- Include aerobic fitness training to help prevent fatigue (and breakdown of good technique) in the later stages of the game.
- Adding regular strength training for the shoulders, chest, back, core and forearms will help avoid a breakdown of good technique.
- Improving flexibility in the muscles and joints (especially around the shoulder and core) will reduce the stress on these areas while playing.
- Stay well hydrated by drinking water every 15 minutes even if you do not feel thirsty.
Attention to technique is critical to avoiding injury. Getting advice from a coach or pro on the mechanics of proper swing technique is the best way to improve your swing. Here are some other tips for perfecting your technique and reducing the strain on your body:
- Keep the spine vertical during the follow-through, avoiding any hyperextension.
- Shorten the length of the back swing, ending with the club head at a 1 o’clock rather than 3 o’clock position.
- Slow the velocity of the swing in order to produce less shock to the arms and shoulders when the ball is struck.
- Select larger and softer club grips.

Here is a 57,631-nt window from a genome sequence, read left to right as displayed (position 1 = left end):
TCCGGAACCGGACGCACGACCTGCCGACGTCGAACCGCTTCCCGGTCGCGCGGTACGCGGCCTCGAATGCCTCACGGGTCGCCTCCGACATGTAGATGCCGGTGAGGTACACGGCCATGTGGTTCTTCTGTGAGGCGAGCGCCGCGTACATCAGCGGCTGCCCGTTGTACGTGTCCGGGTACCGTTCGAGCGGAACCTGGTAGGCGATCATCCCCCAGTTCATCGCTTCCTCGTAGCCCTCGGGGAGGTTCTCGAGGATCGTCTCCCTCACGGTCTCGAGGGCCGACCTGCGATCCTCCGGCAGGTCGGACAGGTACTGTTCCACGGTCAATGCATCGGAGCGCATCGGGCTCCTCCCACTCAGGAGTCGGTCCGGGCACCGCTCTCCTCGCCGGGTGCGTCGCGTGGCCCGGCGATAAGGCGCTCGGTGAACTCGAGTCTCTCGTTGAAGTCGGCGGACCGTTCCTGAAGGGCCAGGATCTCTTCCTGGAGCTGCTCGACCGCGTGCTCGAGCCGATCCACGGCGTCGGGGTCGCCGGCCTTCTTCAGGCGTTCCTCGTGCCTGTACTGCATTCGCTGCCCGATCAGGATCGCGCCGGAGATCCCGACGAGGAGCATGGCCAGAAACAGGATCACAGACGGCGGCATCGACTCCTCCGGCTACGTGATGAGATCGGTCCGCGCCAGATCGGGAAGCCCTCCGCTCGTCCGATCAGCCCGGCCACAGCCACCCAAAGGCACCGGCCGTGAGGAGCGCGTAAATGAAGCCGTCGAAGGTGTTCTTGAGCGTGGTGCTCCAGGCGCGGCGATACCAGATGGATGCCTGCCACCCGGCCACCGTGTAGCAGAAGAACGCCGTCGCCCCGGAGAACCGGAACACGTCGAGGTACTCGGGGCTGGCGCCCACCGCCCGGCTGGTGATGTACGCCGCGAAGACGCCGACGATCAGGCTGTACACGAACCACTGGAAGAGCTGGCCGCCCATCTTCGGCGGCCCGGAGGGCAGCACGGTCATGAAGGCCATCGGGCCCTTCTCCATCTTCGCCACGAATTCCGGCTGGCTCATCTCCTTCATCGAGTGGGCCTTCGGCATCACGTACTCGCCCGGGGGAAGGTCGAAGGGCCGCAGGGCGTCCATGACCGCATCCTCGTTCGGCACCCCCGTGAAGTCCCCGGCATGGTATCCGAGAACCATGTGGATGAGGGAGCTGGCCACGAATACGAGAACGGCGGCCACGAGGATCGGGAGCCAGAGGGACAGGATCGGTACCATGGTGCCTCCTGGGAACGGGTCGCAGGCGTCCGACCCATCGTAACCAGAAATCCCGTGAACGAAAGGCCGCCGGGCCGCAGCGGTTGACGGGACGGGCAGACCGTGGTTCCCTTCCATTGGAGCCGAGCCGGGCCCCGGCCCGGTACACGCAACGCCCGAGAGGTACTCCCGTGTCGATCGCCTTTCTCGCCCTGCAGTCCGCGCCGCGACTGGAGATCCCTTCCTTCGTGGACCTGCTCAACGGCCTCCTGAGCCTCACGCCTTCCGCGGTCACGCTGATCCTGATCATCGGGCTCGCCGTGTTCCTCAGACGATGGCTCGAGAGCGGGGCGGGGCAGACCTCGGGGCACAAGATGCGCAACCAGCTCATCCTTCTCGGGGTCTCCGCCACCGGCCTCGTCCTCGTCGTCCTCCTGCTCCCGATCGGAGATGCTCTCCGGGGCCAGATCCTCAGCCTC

- Select irons with larger heads and lower vibration.
- Graphite shafts can lessen vibration.
- Select the correct club length.
The Benefits of Golf Stretches
Muscle strain and sore muscles are common among golfers. By performing regular golf stretches, you’ll improve your flexibility and increase your range of motion, which will relax your swing and improve accuracy, increase confidence and the ability to swing faster and harder.
Regular golf stretches can also help prevent common golf injuries. And finally, even the most basic golf stretches can just make you feel better. Glossing over it in your regular golf training, however, could cost you dearly.
The 3 Best Golf Stretches
Stretching is one of the most under-utilized techniques for improving athletic performance, preventing sports injury and properly rehabilitating sprain and strain injury. Don’t make the mistake of thinking that something as simple as stretching won’t be effective.
Below are 3 of the best stretches for golf; obviously there are a lot more, but these are a great place to start. Please make special note of the instructions with each stretch, and if you currently have any chronic or recurring muscle or joint pain please take extra care when performing the stretches below, or consult with your physician or physical therapist before performing any of the following stretches.